FIVE REASONS I LOVE WRITING HISTORICAL ROMANCE
Is there a woman out there who isn’t a romantic? I cannot imagine her.
Do you know that song Maria sings in WESTSIDE STORY? “I enjoy being a girl!” I wasn’t always frill and lace, skirts (no britches), and long hair! As a girl, I rode horses with the neighborhood kids, wore my hair bobbed, and got into plenty of corncob fights!
But now, in my elder years, I hope to exude femininity as a worthy example to younger women everywhere I go. A helpless romantic, I confess to being hopelessly in love with my husband and my co-writer, Ron. What a man! I love him more today than yesterday, but less than tomorrow!
We met at sixteen, engaged at seventeen, and married at eighteen—all in June. The following June we had our firstborn son, and life was on! I remember a card Ron sent me—he sent them frequently, but randomly, a couple of times a week—but its message was “I want be 80 with you.”
Wow did that seem forever away back then when we were in our early twenties! Now the big-EIGHT-0 is only eight years away. Wow and praise the Lord! We have we come a long way, my love and I . . . with joys and sorrows, hurts and healings, adventures and quiet times.
Of course, as in everything I do or accomplish—including my relationships—all the glory for the excellent relationship Ron and I enjoy goes directly to God! I’m very blessed to have a husband who certainly loves God as much as I do!
Why wouldn’t romance come natural for a Christian?
The Holy One I worship and adore IS love. GOD IS LOVE, and that’s my first really terrific reason to love writing romance stories, creating characters in different situations looking for love. Ron and I help them find it!
The second reason I love to write Historical Romance is being able to weave the Godly principles and lessons I’ve learned along my walk with Him—sixty-three years now—so readers benefit and become closer to Him. Through my relationship with our Father, I’ve come to trust Him completely.
Trusting God ends all worry and fear right off the bat, and I guarantee you, He is altogether trustworthy! So, two of my biggest messages in my books are no fear and no worry, very important lessons for they bring that precious peace of His that passes all understanding! 😊
I like to bring out the importance of what we say through my characters—the words we speak. I love it that Almighty God says He creates the fruit of our lips!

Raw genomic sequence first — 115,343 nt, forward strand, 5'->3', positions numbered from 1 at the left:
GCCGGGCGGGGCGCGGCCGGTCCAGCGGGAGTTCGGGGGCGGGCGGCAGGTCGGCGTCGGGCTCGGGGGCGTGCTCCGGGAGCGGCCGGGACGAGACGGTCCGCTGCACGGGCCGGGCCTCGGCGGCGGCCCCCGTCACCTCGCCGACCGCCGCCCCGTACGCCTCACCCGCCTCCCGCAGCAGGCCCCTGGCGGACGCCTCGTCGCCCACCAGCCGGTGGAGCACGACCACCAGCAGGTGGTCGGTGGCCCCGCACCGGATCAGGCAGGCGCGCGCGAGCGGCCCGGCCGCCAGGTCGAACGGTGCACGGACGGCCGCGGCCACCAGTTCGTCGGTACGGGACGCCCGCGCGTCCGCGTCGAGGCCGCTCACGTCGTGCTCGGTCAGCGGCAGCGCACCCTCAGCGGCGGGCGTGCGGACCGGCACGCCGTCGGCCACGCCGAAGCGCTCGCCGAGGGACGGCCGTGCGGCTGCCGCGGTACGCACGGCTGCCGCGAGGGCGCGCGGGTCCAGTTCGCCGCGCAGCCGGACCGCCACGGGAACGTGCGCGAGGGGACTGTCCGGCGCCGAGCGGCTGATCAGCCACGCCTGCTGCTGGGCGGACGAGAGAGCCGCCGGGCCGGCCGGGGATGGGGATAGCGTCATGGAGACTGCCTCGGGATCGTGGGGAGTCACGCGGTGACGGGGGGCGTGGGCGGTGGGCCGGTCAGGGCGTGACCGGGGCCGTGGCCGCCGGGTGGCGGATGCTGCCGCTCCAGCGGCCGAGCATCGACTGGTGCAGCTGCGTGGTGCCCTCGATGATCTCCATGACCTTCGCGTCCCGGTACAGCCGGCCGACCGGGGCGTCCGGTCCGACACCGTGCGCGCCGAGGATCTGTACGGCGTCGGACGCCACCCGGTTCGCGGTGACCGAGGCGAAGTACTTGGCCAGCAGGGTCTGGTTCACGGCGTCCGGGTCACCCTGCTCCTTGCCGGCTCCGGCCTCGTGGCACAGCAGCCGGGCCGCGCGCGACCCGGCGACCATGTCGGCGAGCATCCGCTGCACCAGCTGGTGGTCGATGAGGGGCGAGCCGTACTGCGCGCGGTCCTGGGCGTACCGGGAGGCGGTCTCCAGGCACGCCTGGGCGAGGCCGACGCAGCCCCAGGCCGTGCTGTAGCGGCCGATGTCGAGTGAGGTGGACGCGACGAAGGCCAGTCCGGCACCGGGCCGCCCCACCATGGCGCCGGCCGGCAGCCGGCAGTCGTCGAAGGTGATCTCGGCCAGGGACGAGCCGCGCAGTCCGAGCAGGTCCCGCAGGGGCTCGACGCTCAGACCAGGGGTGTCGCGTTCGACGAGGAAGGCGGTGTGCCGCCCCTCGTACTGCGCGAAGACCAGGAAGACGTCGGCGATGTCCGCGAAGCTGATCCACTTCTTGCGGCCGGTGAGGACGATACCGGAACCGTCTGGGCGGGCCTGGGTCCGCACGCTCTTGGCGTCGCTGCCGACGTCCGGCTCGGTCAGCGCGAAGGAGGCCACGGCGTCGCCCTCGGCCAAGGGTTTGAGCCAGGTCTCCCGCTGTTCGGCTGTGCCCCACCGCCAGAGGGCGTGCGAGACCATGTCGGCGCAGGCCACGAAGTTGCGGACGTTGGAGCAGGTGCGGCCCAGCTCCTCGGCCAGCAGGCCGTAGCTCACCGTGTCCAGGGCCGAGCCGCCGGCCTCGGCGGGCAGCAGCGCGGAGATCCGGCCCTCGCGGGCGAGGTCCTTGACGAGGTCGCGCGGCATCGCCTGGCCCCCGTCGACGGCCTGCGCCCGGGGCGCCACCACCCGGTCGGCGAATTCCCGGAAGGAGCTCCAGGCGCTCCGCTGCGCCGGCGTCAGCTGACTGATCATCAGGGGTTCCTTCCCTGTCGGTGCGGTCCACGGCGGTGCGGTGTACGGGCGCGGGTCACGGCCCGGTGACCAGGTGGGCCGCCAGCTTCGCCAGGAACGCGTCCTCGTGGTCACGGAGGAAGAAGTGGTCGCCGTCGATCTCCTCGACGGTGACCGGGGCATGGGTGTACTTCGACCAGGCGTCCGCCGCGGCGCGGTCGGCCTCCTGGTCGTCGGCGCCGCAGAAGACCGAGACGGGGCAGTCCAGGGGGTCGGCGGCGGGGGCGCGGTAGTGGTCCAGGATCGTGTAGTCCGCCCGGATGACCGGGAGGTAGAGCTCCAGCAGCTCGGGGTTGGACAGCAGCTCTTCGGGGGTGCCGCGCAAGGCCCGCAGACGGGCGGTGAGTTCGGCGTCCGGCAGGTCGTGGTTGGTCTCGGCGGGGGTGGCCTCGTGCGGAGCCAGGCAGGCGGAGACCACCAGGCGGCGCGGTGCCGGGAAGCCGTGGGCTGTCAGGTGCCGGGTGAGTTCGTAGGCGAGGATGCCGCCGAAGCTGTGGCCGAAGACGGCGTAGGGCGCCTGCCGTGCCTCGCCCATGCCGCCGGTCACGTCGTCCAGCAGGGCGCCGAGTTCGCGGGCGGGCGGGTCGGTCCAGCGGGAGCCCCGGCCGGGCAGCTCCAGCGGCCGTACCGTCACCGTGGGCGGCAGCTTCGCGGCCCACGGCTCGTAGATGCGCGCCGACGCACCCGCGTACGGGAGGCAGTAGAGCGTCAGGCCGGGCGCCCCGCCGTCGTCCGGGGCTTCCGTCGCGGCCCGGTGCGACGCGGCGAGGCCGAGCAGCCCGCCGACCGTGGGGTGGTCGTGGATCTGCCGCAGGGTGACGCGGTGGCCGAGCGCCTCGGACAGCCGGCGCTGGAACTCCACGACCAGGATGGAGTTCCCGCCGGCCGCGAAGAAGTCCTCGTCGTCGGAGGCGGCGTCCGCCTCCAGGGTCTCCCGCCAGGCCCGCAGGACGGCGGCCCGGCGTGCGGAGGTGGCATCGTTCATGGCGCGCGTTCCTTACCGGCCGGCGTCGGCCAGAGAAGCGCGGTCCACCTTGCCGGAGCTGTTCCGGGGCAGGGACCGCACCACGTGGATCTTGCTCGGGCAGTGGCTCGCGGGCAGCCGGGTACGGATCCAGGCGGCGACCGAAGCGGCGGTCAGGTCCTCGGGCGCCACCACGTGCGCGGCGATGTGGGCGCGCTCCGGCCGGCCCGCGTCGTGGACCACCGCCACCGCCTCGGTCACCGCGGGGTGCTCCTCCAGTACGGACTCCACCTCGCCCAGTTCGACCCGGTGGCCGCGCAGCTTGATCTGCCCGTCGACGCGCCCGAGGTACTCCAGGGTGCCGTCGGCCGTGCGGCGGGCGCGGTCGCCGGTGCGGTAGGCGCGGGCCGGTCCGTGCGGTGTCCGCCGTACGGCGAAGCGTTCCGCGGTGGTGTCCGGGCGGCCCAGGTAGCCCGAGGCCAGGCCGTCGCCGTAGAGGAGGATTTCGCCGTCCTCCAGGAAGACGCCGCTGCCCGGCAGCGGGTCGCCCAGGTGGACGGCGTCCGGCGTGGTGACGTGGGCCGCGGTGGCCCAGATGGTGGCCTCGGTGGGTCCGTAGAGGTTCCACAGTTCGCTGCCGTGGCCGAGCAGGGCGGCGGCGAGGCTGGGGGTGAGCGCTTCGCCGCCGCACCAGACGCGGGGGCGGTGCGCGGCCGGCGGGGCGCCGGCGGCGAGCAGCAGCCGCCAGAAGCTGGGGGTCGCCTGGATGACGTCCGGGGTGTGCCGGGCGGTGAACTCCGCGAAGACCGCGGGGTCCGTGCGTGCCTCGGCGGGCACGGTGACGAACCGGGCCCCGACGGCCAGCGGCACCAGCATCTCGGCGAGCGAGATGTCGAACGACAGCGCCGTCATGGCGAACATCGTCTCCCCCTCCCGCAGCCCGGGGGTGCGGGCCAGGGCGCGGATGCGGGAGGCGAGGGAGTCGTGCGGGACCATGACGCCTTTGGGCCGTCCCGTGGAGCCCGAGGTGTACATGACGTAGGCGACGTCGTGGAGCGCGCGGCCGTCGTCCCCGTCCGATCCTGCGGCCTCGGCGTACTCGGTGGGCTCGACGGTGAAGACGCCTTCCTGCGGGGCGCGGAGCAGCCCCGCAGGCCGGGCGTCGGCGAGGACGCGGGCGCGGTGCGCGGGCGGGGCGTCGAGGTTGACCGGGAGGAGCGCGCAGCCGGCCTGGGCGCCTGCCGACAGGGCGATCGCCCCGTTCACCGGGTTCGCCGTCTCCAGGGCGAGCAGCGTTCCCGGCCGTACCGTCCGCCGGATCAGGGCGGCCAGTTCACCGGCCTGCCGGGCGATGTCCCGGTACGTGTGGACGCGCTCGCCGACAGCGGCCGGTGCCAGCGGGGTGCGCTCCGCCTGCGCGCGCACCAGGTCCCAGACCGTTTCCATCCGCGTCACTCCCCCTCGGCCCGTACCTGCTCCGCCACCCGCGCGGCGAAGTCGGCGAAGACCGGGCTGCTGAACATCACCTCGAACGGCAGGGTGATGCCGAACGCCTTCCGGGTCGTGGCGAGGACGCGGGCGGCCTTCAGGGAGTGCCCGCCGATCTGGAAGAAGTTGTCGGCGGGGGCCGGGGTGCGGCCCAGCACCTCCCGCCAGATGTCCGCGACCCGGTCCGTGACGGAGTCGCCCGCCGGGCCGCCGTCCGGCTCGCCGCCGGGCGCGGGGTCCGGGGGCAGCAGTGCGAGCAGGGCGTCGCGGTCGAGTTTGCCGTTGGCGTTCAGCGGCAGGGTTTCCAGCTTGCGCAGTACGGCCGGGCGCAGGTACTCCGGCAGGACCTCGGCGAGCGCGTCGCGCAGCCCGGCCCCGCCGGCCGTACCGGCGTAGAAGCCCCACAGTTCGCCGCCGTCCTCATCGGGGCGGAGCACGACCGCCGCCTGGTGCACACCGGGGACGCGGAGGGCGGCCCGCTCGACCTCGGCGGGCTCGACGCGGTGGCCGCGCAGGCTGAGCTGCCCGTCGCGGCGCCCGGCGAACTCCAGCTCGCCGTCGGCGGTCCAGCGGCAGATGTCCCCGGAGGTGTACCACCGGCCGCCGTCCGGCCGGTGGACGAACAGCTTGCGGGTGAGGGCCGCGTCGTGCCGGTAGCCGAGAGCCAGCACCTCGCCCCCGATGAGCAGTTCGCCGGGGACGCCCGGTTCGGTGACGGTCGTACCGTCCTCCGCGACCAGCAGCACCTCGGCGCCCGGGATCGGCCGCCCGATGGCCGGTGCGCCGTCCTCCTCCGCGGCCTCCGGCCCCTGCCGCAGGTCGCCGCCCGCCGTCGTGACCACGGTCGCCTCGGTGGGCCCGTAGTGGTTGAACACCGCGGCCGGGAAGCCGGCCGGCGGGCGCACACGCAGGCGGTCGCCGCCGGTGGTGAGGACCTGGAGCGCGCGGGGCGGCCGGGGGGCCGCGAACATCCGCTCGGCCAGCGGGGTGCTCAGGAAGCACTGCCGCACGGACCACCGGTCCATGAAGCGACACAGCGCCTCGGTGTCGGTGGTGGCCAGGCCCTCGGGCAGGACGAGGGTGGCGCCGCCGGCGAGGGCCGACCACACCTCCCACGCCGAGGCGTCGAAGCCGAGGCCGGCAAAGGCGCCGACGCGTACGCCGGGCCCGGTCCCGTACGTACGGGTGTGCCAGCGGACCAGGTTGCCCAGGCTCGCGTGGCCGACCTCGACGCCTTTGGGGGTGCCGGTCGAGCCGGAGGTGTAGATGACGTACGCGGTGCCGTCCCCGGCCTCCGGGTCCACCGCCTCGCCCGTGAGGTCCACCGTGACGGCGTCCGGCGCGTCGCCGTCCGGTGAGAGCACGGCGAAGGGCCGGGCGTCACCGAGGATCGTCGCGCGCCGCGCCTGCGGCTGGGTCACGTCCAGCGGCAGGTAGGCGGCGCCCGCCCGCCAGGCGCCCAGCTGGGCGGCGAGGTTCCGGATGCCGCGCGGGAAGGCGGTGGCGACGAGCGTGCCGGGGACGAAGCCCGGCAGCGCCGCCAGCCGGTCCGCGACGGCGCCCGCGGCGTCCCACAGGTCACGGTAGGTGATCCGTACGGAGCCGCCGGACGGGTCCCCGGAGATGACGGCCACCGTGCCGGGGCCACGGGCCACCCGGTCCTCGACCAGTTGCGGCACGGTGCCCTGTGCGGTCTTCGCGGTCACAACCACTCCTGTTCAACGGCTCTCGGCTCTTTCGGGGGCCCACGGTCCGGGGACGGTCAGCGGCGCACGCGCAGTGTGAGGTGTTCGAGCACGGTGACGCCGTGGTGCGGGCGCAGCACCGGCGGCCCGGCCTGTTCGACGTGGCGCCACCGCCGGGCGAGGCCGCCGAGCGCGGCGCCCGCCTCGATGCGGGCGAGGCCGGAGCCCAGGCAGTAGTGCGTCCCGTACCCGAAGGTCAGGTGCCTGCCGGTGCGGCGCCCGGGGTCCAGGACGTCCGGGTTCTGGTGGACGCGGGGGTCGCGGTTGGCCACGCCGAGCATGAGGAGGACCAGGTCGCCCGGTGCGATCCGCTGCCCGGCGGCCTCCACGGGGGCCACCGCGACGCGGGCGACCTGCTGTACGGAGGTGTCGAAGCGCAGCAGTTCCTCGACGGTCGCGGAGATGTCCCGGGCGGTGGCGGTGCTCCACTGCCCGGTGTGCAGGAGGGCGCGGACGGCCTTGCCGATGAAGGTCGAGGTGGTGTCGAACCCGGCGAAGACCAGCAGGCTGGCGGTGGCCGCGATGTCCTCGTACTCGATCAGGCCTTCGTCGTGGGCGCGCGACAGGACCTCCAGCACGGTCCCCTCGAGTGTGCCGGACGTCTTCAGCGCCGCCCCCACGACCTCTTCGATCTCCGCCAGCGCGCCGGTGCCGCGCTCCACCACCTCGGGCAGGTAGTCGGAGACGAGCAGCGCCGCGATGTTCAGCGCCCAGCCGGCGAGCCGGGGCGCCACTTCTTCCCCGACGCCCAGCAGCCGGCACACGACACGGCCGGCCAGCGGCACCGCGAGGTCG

I create the fruit of the lips; Peace, peace to him that is far off, and to him that is near, saith the Lord; and I will heal him. Isaiah 57:19
The things we say will come to pass! I’ve proven this in saying “I’m blessed and highly favored” every time someone asks how I am. Many times, it’d be a lie to say, “Oh, I’m good” (Plus Jesus said, ‘Don’t call me good. Only My Father is good.’) or “I’m just fine.” Holy Spirit helped me figure out what is ALWAYS Truth!
As I have spoken—only He knows how many times over the past thirty or forty years—I’m blessed and highly favored! God has truly created that fruit in my life. He gives us brand new houses and cars or a little 1940s farmhouse to rent instead of a having to live in a tent—what a blessing that was!
Whatever my lot, I have learned to say, I’m blessed and highly favored! To put it another way, it is well with my soul!
Chickens, goats, roosters (I know! They’re just boy chickens 😊 ), a husband who kisses me every morning and every night and hugs me and tells me he loves me many times a day! —This could be the longest paragraph in the history of paragraphs if I start sharing all my blessings!—
I love being an older lady teaching those younger how God wants us to live through the characters I create and their stories. I’m able to pass along little pearls of how to live a Christian life to its fullest.
Third Reason: Have you ever thought about the fact that historical stories never get outdated! When an author writes a contemporary story and includes anything of ‘the time’—what people are doing, using, saying (phones, television, computers, internet games), their words may be outdated by the time they are published! My stories are always pertinent in the face of history.
My history teacher, Mister Aubrey Morris, at MacArthur High in Irving Texas, would be so proud of me if her were still on the earth. He’d be so surprised to hear me say how very much I love history and how I research almost daily digging for tidbits of wonderful, interesting history that truly make the stories so much more fun to read!
And I’ve learned so much! Researching and Learning join together to make my FOURTH reason I love to write historical fiction!
Being that I love old fashioned morals that please God, historicals give me an opportunity to live for a while in those sweet times when women were treasured and courted. A time when good men loved and cared for his wife and children. Back when people actually got married before having babies.
To be sure, bad choices were made in the moment back then, too, but sin was sin and not okay.
In the 1800s, women dressed modestly in loose clothing that covered cleavage and disguised private places with long, full skirts—even their ankles. No young lady of honor would be caught alone with a male before marriage, and many first kisses waited for a promise if not actual vows.
It was a awesome era when neighbors gathered to visit and helped one another build barns and plant crops. When I write of these days, I get to live there a while! And this is my fifth reason for loving to write historical fiction!
My latest historical fiction is a covered wagon story in the Prairie Roses Collection JO who learns about forgiveness and curses, and my next one launching September 5th is TEXAS WILDFLOWERS in the Thanksgiving Books & Blessings Collection and also book eight in my Cross Timbers Romance Family Saga! I hope you’ll check them out! I’m certain you’ll enjoy both!
Linda Shenton Matchett